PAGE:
Thursday, January 25, 2007


Hey everyone,

I have responded to the comments on the last three posts, so be sure to check that. Sorry for not having time to post in the last couple days. We have had trouble finding internet.

Leaving St. Petersburg was quite tough as we had really gotten close with Marina and her family. They took such great care of us and it was an incredible experience. On the last night they told us all about Russian history and places to see, as well as the history of their family. Marina's grandmother showed us old photos of her relatives and an old sketch of a soldier that was her father (I presume). Afterwards we showed them photos of Calgary and Banff and so forth. It didn't make me feel homesick, but rather made me really happy to be from Canada, and I think it renewed in me a desire to explore my own country. Hopefully this lasts and I will be able to travel a bit more around Canada. We will definately be keeping in contact with them and when they come to Canada, we can return the favour.

We left Piter (St. Petersburg, as it is called by the locals) on the night of the 22nd and arrived in Moscow on the 23rd at 10:00 AM. Austin didn't have much luck sleeping but I slept quite well. I think I got about 6 or 7 hours. We took the cheap train which is called the hard-sleeper. I'm sure many of you know what this is all about, but this trip is my first experience with trains. Hard sleepers are slightly padded, but not very well. If I slept this well on the hard-sleeper, I am confident I will sleep quite well on the soft-sleeper of the Trans-Siberian train.

When we entered Moscow we were met by Alexander, a friend of Austin's mom, Lori. He first took us to our host's place which was actually quite easy to get to. The Moscow underground, once you get a bit accustomed to the Cyrillic alphabet, isn't too difficult to navigate. The St. Petersburg underground was much, much busier because it's not quite as extensive. Our SERVAS hosts are a lovely couple by the name of Leonid and Valentina. When we arrived we were greeted with a hot cup of tea and sandwiches. Valentina is a geologist and Leonid is a biologist. They had been on many expeditions to remote places of the earth and so we talked about these adventures of theirs.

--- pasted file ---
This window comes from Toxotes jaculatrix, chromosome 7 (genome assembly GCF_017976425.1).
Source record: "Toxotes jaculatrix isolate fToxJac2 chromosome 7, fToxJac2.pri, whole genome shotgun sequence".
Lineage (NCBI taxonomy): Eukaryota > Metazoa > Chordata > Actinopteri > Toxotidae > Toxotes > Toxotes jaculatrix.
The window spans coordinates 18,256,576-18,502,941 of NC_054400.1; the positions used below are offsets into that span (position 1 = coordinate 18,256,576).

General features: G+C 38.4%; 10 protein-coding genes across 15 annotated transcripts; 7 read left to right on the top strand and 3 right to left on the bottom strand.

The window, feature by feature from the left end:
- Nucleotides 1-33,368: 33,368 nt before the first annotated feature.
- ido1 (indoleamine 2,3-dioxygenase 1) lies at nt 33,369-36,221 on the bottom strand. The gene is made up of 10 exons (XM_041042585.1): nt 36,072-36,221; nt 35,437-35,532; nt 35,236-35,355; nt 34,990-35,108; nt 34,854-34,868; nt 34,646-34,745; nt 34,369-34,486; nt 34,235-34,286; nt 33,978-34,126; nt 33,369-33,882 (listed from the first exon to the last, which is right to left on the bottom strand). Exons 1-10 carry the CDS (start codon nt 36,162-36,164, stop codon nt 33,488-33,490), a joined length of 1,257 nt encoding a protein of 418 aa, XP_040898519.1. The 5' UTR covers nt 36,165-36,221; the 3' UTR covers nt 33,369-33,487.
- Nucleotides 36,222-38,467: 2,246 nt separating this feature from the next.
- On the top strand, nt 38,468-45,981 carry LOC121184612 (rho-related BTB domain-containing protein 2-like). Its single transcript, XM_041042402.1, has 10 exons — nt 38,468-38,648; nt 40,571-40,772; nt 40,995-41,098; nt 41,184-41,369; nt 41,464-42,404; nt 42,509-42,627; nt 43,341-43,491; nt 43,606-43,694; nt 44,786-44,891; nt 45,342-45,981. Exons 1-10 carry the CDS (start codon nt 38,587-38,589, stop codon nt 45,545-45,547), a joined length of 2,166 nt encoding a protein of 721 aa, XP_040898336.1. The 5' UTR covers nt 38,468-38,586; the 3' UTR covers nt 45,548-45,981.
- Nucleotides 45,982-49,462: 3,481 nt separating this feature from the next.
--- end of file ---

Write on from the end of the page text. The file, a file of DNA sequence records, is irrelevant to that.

We met up again with Alexander and visited Moscow State University as well as Red Square. Getting to Moscow State University was interesting and we got somewhat lost. On the other side of the Moscow River there is a large hill and we climbed up that. We stumbled across what looked like a ski hill at one point...Red Square was also quite impressive, but like everything, is much smaller than you would think. The Lenin Mausoleum was closed that day so we decided to return the next day. Afterwards we said our goodbyes to Alexander and went back to the home of our hosts. We had a delcious dinner and talked about Russia and Canada and other topics.

The second day we decided to get our tickets for the train. It was an interesting experience in that it was the first time in a long time that my French actually came in handy. We found the office of the ticket agency but couldn't get inside. There was a big metal door with a number-lock (not sure the correct name). We went into the grocery store next door and asked if anyone spoke English. Nobody did, and we couldn't understand what they were saying to us in Russian. Finally, a young Russian guy came in and could speak a little English. He said something about pressing 2 on the lock on the door. Austin and I proceeded to thank them and walked out and back to the ticket agency. We pressed 2 and someone said hello. We said that we didn't speak Russian and tried saying "Bilet" which means ticket in Russian. Finally, she asked, "Parlez-vous Francais?" Relieved, I asked her where I could pick up my tickets and she let us in. It turned out she wasn't actually the ticket agency, but was the neighbour, so she knocked on the next door and there, finally, was the ticket agency. Afterwards we went and visited the Lenin Mausoleum which was interesting.

Anyway, I am running out of time and will post later. We are going on the train tonight at 23:00 and should be in Mongolia in about 5 days. Talk to you then!



Paps said...